Development of a Design-Phase Assessment Tool for Double Façades in Retrofit Applications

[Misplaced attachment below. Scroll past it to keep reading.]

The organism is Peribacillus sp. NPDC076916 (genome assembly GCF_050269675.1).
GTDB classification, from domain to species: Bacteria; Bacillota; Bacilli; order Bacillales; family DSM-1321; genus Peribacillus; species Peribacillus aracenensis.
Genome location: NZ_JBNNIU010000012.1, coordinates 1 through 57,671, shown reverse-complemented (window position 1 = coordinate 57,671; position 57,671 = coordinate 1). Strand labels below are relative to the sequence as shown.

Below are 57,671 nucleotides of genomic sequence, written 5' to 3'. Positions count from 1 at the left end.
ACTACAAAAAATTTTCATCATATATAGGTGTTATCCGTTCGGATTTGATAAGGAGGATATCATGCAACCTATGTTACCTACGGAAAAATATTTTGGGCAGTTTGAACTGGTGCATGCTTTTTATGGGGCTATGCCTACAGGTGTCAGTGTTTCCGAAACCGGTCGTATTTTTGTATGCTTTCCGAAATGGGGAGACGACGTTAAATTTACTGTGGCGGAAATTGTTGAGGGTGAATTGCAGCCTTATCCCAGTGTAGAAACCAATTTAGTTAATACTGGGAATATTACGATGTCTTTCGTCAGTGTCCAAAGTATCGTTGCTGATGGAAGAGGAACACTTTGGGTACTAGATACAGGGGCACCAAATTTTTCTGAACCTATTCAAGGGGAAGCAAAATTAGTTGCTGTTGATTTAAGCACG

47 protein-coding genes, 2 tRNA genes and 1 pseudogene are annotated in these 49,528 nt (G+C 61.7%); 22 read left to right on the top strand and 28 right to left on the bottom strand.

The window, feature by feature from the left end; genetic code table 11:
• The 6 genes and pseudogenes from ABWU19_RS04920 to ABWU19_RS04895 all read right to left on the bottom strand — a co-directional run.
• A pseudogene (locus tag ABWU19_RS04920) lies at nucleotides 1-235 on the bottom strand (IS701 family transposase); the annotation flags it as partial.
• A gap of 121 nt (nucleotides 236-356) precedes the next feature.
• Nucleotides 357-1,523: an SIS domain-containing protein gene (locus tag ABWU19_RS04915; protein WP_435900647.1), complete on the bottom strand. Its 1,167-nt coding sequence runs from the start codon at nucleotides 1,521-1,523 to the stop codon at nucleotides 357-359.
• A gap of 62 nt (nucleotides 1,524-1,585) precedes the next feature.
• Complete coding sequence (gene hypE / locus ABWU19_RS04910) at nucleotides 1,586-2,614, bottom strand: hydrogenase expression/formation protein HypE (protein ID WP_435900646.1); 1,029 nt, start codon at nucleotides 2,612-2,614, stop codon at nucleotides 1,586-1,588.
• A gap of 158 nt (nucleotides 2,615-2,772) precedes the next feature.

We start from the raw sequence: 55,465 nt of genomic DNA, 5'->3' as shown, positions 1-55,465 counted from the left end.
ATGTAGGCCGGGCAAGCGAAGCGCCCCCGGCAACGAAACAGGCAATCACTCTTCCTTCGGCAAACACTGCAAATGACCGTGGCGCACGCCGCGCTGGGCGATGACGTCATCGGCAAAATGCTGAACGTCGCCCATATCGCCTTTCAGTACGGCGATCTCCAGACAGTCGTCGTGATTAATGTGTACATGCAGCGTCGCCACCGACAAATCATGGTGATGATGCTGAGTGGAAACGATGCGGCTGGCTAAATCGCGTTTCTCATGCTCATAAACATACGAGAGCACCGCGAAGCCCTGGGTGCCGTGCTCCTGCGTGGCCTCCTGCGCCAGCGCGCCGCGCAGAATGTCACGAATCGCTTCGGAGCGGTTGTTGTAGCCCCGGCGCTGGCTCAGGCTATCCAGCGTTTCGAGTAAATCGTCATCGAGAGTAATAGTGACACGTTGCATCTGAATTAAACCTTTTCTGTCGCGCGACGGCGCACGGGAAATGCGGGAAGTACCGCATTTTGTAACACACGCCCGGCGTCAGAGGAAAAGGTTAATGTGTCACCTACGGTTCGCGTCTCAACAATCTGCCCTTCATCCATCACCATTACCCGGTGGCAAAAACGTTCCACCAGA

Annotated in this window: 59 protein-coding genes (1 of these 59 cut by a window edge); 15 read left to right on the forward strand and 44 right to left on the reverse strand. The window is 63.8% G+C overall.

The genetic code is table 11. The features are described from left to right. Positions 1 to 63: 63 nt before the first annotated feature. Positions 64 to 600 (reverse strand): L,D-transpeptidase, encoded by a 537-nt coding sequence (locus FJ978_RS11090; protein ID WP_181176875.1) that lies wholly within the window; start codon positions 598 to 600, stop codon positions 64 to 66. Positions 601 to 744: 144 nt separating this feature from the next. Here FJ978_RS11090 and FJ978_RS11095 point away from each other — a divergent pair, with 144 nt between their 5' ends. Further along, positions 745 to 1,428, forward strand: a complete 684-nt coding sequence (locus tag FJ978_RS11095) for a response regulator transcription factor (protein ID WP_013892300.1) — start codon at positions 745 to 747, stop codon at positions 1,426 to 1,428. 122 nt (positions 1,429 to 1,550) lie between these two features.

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Much of the existing commercial building stock is aging and will be in need of upgrades now or within the next twenty years. Typically, enclosure retrofits consist of adding insulation to the exterior or interior of the existing façade. In this thesis, an alternative solution is examined, whereby a glass façade is added to the exterior of the existing building, forming a double façade. For historic buildings, this could preserve and protect the existing façade without completely covering it up. For outdated buildings, this could modernize the existing façade, giving it the all-glazed appearance that is currently so popular among architects. Regardless of the retrofit motive, it is important to be able to quantitatively compare retrofit solutions to make informed design decisions. As such, building simulation can be an important design tool. At present, there is no available simulation tool that can easily and accurately model a double façade; therefore, a double façade (DoFa) model was developed to fill this gap. A spreadsheet-based, lumped model was created and validated using current complex fenestration models and limited experimental data. Further experimental data is required to validate all aspects of the model. Results showed that the DoFa model can achieve accurate results; however, further development is needed to predict optical properties of venetian blinds and convective coefficients for natural airflow in double façade cavities. The model was used to compare double façades to traditional glazing systems. Results indicated that double façades can perform comparably to double glazing with outdoor shading in summer, and triple glazing in winter. However, the results are only valid for the tested glazing systems. In a second application, the DoFa model was modified to simulate an entire enclosure to compare a double façade retrofit to more traditional retrofit strategies. Results suggested that a double façade provides a good improvement in winter performance, though summer overheating is a concern. For the case study examined, a double façade would have performed better than the chosen retrofit of replacing the windows with double glazing and indoor shading, without insulating the opaque components. The DoFa model can be very useful in creating double façade preliminary design and operation strategies. At present, the DoFa model is an instantaneous, stand-alone tool. Further development is needed to pair the DoFa model with whole building energy simulations.